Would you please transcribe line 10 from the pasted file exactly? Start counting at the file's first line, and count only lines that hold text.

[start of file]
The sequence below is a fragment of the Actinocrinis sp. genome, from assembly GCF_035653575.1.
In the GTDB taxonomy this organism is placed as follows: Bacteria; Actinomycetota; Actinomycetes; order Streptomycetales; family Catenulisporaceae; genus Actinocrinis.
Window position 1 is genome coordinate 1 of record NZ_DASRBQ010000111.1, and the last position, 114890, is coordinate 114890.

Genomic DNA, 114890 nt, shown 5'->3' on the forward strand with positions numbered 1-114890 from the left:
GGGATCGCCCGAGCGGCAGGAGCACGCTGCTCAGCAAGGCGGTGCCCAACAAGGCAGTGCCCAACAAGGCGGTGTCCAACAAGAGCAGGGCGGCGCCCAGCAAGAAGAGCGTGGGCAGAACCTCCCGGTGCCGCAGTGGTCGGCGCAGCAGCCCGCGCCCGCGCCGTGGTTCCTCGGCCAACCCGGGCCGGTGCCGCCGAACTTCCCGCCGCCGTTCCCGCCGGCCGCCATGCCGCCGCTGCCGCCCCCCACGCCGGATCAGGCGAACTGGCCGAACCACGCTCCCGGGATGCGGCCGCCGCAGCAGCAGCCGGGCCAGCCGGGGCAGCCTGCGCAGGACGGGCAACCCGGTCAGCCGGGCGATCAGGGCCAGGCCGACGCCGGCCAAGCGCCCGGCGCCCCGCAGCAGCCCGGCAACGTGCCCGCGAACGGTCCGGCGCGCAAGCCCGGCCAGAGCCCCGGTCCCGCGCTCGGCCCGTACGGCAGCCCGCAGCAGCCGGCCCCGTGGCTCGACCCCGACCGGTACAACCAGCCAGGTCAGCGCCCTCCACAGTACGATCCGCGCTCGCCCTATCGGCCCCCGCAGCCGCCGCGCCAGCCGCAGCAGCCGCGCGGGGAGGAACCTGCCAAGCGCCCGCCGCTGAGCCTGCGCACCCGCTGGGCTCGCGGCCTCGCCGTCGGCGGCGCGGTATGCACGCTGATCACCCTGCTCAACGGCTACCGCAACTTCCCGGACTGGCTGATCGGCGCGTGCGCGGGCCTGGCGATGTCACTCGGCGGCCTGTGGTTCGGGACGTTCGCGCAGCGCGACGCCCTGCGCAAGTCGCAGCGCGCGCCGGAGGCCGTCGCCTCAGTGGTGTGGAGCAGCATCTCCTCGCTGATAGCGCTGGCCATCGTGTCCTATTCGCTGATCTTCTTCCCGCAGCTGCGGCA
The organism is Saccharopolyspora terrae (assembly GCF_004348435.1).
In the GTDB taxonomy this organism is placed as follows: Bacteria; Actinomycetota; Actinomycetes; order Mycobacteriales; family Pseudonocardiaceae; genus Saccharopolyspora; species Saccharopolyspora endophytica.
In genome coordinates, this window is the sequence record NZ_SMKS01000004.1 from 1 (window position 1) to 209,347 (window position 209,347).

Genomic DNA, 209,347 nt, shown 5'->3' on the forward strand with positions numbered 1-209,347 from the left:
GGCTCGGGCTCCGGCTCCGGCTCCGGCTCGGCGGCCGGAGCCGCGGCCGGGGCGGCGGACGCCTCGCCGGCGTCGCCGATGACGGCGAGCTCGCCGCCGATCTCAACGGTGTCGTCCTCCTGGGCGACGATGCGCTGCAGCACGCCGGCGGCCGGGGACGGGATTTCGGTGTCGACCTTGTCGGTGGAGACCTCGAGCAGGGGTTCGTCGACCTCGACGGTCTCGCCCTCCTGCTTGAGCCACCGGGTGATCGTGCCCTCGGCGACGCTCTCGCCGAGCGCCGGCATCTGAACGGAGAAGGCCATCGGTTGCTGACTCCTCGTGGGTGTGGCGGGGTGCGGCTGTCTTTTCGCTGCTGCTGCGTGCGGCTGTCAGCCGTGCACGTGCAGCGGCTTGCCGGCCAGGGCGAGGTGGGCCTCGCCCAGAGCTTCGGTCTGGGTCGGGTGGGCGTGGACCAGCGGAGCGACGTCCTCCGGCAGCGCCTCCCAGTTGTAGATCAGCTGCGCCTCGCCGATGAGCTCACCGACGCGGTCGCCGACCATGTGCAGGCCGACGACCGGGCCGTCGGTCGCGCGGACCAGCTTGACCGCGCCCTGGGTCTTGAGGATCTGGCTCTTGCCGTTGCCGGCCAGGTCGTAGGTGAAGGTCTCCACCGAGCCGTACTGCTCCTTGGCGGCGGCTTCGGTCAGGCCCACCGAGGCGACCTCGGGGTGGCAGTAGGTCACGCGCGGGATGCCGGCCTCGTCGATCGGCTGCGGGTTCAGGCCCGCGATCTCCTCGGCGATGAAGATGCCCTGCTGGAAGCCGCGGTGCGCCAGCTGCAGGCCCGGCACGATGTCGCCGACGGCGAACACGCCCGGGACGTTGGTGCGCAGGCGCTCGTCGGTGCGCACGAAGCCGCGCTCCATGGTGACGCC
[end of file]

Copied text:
GGCTCGGGCTCCGGCTCCGGCTCCGGCTCGGCGGCCGGAGCCGCGGCCGGGGCGGCGGACGCCTCGCCGGCGTCGCCGATGACGGCGAGCTCGCCGCCGATCTCAACGGTGTCGTCCTCCTGGGCGACGATGCGCTGCAGCACGCCGGCGGCCGGGGACGGGATTTCGGTGTCGACCTTGTCGGTGGAGACCTCGAGCAGGGGTTCGTCGACCTCGACGGTCTCGCCCTCCTGCTTGAGCCACCGGGTGATCGTGCCCTCGGCGACGCTCTCGCCGAGCGCCGGCATCTGAACGGAGAAGGCCATCGGTTGCTGACTCCTCGTGGGTGTGGCGGGGTGCGGCTGTCTTTTCGCTGCTGCTGCGTGCGGCTGTCAGCCGTGCACGTGCAGCGGCTTGCCGGCCAGGGCGAGGTGGGCCTCGCCCAGAGCTTCGGTCTGGGTCGGGTGGGCGTGGACCAGCGGAGCGACGTCCTCCGGCAGCGCCTCCCAGTTGTAGATCAGCTGCGCCTCGCCGATGAGCTCACCGACGCGGTCGCCGACCATGTGCAGGCCGACGACCGGGCCGTCGGTCGCGCGGACCAGCTTGACCGCGCCCTGGGTCTTGAGGATCTGGCTCTTGCCGTTGCCGGCCAGGTCGTAGGTGAAGGTCTCCACCGAGCCGTACTGCTCCTTGGCGGCGGCTTCGGTCAGGCCCACCGAGGCGACCTCGGGGTGGCAGTAGGTCACGCGCGGGATGCCGGCCTCGTCGATCGGCTGCGGGTTCAGGCCCGCGATCTCCTCGGCGATGAAGATGCCCTGCTGGAAGCCGCGGTGCGCCAGCTGCAGGCCCGGCACGATGTCGCCGACGGCGAACACGCCCGGGACGTTGGTGCGCAGGCGCTCGTCGGTGCGCACGAAGCCGCGCTCCATGGTGACGCC